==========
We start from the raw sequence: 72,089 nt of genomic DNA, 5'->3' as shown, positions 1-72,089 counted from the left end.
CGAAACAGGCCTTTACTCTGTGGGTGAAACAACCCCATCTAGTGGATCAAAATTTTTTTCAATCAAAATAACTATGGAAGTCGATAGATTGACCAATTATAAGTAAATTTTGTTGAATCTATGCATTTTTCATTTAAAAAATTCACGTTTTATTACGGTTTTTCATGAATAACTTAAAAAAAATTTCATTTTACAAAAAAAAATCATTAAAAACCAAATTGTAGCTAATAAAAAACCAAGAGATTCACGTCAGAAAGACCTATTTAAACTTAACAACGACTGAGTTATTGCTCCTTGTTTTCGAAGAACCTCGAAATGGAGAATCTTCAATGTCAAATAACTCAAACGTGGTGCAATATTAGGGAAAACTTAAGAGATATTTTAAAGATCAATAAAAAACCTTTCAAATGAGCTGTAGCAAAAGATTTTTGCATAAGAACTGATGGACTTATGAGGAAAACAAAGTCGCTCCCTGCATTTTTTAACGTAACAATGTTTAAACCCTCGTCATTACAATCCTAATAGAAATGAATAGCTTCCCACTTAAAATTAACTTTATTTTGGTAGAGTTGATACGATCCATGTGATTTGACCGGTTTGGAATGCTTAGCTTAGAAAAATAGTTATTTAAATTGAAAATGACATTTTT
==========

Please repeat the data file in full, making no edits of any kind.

We start from the raw sequence: 72,089 nt of genomic DNA, 5'->3' as shown, positions 1-72,089 counted from the left end.
CGAAACAGGCCTTTACTCTGTGGGTGAAACAACCCCATCTAGTGGATCAAAATTTTTTTCAATCAAAATAACTATGGAAGTCGATAGATTGACCAATTATAAGTAAATTTTGTTGAATCTATGCATTTTTCATTTAAAAAATTCACGTTTTATTACGGTTTTTCATGAATAACTTAAAAAAAATTTCATTTTACAAAAAAAAATCATTAAAAACCAAATTGTAGCTAATAAAAAACCAAGAGATTCACGTCAGAAAGACCTATTTAAACTTAACAACGACTGAGTTATTGCTCCTTGTTTTCGAAGAACCTCGAAATGGAGAATCTTCAATGTCAAATAACTCAAACGTGGTGCAATATTAGGGAAAACTTAAGAGATATTTTAAAGATCAATAAAAAACCTTTCAAATGAGCTGTAGCAAAAGATTTTTGCATAAGAACTGATGGACTTATGAGGAAAACAAAGTCGCTCCCTGCATTTTTTAACGTAACAATGTTTAAACCCTCGTCATTACAATCCTAATAGAAATGAATAGCTTCCCACTTAAAATTAACTTTATTTTGGTAGAGTTGATACGATCCATGTGATTTGACCGGTTTGGAATGCTTAGCTTAGAAAAATAGTTATTTAAATTGAAAATGACATTTTT